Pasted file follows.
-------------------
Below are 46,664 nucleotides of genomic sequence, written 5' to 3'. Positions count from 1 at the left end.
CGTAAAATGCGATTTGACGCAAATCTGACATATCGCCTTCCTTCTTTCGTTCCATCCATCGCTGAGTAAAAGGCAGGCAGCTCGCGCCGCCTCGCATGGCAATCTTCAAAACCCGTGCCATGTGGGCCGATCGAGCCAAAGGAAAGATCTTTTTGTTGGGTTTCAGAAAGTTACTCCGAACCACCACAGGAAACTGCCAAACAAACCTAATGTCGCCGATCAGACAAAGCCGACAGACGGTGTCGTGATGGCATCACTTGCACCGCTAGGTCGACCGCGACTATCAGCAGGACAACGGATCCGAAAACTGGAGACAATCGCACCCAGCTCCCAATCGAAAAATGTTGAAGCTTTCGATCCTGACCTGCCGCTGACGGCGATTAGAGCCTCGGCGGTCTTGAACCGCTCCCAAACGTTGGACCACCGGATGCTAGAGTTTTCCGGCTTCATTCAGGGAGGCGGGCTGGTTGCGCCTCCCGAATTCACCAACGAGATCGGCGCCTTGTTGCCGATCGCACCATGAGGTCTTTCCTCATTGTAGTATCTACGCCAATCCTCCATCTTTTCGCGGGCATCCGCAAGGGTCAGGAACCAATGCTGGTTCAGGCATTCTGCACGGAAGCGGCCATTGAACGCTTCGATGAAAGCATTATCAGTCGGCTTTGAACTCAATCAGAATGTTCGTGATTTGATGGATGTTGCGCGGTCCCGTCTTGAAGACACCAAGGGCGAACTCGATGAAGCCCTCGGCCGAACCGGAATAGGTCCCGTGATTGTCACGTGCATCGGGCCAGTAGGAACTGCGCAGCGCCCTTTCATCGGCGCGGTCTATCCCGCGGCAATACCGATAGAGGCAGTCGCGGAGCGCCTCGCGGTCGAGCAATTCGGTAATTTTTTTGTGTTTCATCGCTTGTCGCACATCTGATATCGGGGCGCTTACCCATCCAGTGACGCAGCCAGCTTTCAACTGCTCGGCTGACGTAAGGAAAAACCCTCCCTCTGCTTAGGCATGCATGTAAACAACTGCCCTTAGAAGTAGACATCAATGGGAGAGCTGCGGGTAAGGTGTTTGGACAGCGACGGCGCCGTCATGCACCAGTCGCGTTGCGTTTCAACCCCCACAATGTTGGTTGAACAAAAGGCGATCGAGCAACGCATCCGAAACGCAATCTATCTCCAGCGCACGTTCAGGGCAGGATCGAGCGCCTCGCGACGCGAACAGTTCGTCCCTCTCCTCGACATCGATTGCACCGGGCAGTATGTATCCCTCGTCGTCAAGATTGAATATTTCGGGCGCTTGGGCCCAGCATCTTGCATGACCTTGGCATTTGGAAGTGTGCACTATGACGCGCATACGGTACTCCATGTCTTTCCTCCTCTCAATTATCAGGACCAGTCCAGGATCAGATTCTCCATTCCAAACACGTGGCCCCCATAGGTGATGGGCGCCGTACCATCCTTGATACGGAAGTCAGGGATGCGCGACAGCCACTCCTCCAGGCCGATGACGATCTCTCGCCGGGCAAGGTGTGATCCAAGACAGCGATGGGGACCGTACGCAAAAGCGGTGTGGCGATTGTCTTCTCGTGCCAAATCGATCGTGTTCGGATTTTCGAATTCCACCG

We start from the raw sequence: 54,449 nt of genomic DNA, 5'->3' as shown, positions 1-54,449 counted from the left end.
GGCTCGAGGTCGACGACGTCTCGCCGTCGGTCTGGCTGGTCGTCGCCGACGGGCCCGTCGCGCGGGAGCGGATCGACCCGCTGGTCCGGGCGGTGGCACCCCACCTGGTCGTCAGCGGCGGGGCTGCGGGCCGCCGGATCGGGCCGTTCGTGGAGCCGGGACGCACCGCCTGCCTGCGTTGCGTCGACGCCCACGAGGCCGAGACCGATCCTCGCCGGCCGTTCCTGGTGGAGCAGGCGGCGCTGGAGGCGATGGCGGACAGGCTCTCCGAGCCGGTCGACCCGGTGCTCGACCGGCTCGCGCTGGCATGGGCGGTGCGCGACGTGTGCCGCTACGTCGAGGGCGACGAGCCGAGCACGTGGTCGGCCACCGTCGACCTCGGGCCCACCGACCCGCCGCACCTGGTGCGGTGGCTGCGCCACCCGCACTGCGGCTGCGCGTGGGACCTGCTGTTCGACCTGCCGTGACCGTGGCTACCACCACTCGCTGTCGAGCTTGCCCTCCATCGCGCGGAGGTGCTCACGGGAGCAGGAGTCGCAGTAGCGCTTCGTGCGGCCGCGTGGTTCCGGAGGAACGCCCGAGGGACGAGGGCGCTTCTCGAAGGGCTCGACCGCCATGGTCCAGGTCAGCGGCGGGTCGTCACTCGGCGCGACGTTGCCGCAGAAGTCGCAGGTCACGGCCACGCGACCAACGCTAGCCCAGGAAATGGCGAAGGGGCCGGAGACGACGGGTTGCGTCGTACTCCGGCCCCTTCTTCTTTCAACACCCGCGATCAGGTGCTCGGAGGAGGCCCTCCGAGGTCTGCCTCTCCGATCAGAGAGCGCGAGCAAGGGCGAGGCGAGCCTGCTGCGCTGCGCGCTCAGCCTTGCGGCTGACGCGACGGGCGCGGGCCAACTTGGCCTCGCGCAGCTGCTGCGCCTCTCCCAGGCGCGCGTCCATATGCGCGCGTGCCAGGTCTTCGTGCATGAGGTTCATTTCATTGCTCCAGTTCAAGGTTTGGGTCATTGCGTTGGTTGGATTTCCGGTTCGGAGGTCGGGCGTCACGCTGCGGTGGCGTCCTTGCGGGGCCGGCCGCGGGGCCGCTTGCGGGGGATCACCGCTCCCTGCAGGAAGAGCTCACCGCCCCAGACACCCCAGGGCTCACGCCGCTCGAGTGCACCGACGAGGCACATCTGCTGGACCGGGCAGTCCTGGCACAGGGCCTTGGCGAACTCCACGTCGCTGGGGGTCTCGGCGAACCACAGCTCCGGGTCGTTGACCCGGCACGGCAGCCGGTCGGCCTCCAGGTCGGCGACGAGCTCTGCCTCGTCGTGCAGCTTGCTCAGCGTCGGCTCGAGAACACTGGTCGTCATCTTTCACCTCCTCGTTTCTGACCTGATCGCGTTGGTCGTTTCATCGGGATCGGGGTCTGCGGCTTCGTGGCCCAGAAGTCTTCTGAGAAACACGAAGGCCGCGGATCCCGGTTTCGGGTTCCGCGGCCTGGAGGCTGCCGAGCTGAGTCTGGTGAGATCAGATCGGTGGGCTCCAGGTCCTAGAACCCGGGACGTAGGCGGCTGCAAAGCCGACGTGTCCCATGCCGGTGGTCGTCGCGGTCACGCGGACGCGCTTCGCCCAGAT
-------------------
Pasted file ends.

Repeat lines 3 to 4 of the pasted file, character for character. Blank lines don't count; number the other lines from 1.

We start from the raw sequence: 54,449 nt of genomic DNA, 5'->3' as shown, positions 1-54,449 counted from the left end.
GGCTCGAGGTCGACGACGTCTCGCCGTCGGTCTGGCTGGTCGTCGCCGACGGGCCCGTCGCGCGGGAGCGGATCGACCCGCTGGTCCGGGCGGTGGCACCCCACCTGGTCGTCAGCGGCGGGGCTGCGGGCCGCCGGATCGGGCCGTTCGTGGAGCCGGGACGCACCGCCTGCCTGCGTTGCGTCGACGCCCACGAGGCCGAGACCGATCCTCGCCGGCCGTTCCTGGTGGAGCAGGCGGCGCTGGAGGCGATGGCGGACAGGCTCTCCGAGCCGGTCGACCCGGTGCTCGACCGGCTCGCGCTGGCATGGGCGGTGCGCGACGTGTGCCGCTACGTCGAGGGCGACGAGCCGAGCACGTGGTCGGCCACCGTCGACCTCGGGCCCACCGACCCGCCGCACCTGGTGCGGTGGCTGCGCCACCCGCACTGCGGCTGCGCGTGGGACCTGCTGTTCGACCTGCCGTGACCGTGGCTACCACCACTCGCTGTCGAGCTTGCCCTCCATCGCGCGGAGGTGCTCACGGGAGCAGGAGTCGCAGTAGCGCTTCGTGCGGCCGCGTGGTTCCGGAGGAACGCCCGAGGGACGAGGGCGCTTCTCGAAGGGCTCGACCGCCATGGTCCAGGTCAGCGGCGGGTCGTCACTCGGCGCGACGTTGCCGCAGAAGTCGCAGGTCACGGCCACGCGACCAACGCTAGCCCAGGAAATGGCGAAGGGGCCGGAGACGACGGGTTGCGTCGTACTCCGGCCCCTTCTTCTTTCAACACCCGCGATCAGGTGCTCGGAGGAGGCCCTCCGAGGTCTGCCTCTCCGATCAGAGAGCGCGAGCAAGGGCGAGGCGAGCCTGCTGCGCTGCGCGCTCAGCCTTGCGGCTGACGCGACGGGCGCGGGCCAACTTGGCCTCGCGCAGCTGCTGCGCCTCTCCCAGGCGCGCGTCCATATGCGCGCGTGCCAGGTCTTCGTGCATGAGGTTCATTTCATTGCTCCAGTTCAAGGTTTGGGTCATTGCGTTGGTTGGATTTCCGGTTCGGAGGTCGGGCGTCACGCTGCGGTGGCGTCCTTGCGGGGCCGGCCGCGGGGCCGCTTGCGGGGGATCACCGCTCCCTGCAGGAAGAGCTCACCGCCCCAGACACCCCAGGGCTCACGCCGCTCGAGTGCACCGACGAGGCACATCTGCTGGACCGGGCAGTCCTGGCACAGGGCCTTGGCGAACTCCACGTCGCTGGGGGTCTCGGCGAACCACAGCTCCGGGTCGTTGACCCGGCACGGCAGCCGGTCGGCCTCCAGGTCGGCGACGAGCTCTGCCTCGTCGTGCAGCTTGCTCAGCGTCGGCTCGAGAACACTGGTCGTCATCTTTCACCTCCTCGTTTCTGACCTGATCGCGTTGGTCGTTTCATCGGGATCGGGGTCTGCGGCTTCGTGGCCCAGAAGTCTTCTGAGAAACACGAAGGCCGCGGATCCCGGTTTCGGGTTCCGCGGCCTGGAGGCTGCCGAGCTGAGTCTGGTGAGATCAGATCGGTGGGCTCCAGGTCCTAGAACCCGGGACGTAGGCGGCTGCAAAGCCGACGTGTCCCATGCCGGTGGTCGTCGCGGTCACGCGGACGCGCTTCGCCCAGAT